• Encourage people to try new strategies and ideas.
  • Make their staff feel safe to express differing opinions or critique others’ suggestions. They see conflict as a necessary part of building something great.
  • Create a sense of urgency—but also maintain their patience—as ideas evolve.
  • Speak transparently about the condition of the organization.
  • Ask “Why do we exist? Who are we? What is our purpose? What is our vision? How will we get there?” Then, they create a clear plan for the future incorporating extensive staff input. As Hill reported in Collective Genius, “Whatever form it takes, purpose is the glue that integrates the work of one into the work of many.”
  • Construct an environment where they (and others) feel they are part of something larger than themselves.
  • Foster a culture focusing on “we,” not “I.”
  • Face the brutal facts. They trace problems and failures back to the root cause, bring them out into the open without blame, dissect them to determine the issues, and proactively identify solutions.
  • Mirror Jim Collins’ famous “Hedgehog Concept,” where employees work on very profitable activities that they know best and are passionate about.
  • Hire people who are smarter than them and who “think outside the box.”
  • Ensure that only competent people who fit the culture remain employed at their organization. They confront employee problems head-on and coach staff to improve. Those who don’t adjust are asked to leave.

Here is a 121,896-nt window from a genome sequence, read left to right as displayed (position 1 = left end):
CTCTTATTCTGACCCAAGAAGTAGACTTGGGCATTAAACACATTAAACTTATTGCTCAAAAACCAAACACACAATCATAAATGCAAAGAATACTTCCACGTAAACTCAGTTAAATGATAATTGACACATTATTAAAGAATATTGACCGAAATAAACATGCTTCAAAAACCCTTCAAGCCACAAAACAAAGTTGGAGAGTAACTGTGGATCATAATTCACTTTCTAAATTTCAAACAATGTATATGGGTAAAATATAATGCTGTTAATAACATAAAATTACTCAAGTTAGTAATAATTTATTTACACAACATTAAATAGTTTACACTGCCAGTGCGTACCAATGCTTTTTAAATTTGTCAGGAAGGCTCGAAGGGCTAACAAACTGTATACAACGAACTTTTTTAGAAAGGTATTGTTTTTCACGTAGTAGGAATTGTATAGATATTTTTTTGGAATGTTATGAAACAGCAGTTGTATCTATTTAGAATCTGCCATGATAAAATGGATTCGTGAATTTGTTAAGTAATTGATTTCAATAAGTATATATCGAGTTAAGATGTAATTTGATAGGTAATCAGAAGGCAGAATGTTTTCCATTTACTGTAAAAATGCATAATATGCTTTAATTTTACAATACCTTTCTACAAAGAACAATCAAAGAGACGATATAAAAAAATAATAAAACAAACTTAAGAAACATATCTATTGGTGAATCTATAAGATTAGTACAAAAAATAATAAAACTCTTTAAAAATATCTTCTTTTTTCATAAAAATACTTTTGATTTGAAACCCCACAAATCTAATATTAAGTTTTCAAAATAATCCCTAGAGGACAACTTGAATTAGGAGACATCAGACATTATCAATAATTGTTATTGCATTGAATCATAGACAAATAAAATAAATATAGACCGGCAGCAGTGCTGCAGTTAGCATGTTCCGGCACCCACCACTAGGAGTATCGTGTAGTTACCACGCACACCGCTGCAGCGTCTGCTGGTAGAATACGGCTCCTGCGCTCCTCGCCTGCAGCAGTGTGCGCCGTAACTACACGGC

• Combine multiple ways of doing things into one great outcome.
  • Move fast when opportunities present themselves. As Jack Welch told us, “You need to be able to turn on a dime when threats and opportunities surface.”
  • Know when to allow debate and when to make decisions.
  • Take calculated risks based on data and evidence. They resist making decisions until facts are in and various options have been tested.
  • Ask questions more often than they give answers or directives—they are not “know-it-alls.”
  • Stay out of staff debates so that they don’t stifle discussion, but know when to intervene if necessary.
  • Recognize their weaknesses and admit they are imperfect. Learning, growing, and maturing as leaders are their top priorities.
  • Solicit feedback from employees to define their values and understand what’s important.
  • Promote input on what the company should be doing from staff on the “front lines,” echoing Google’s “bottom up” approach.
  • Respect and communicate with people at all levels of the organization. They  are often humble individuals and dislike being considered “the boss.”

The bottom line: It really takes a lot of “the right stuff” in leaders, as well as the best employees, to build great organizations as outlined in books like Jim Collins’ Good to Great and Linda Hill’s Collective Genius. But if you can get all of the pieces into place, you’ll build an organization that thrives on creativity, ingenuity, and passion, with happy, engaged, employees and smiling, satisfied customers. When you build this environment, profits and success often follow!

About the Authors: Our corporate and personal purpose is to “create opportunities to improve lives” by sharing our knowledge, research, experiences, successes, and mistakes. You can e-mail us at

Mike DuBose, a University of South Carolina graduate, is the author of The Art of Building a Great Business. He has been in business since 1981 and is the owner of Research Associates, The Evaluation Group, DuBose Fitness Center, and Columbia Conference Center. Visit his nonprofit website for a free copy of his book and additional business, travel, health, and personal published articles.

Blake DuBose graduated from Newberry College’s Schools of Business and Psychology and is president of DuBose Web Group (

Katie Beck serves as Director of Communications for the DuBose family of companies. She graduated from the USC School of Journalism and Honors College.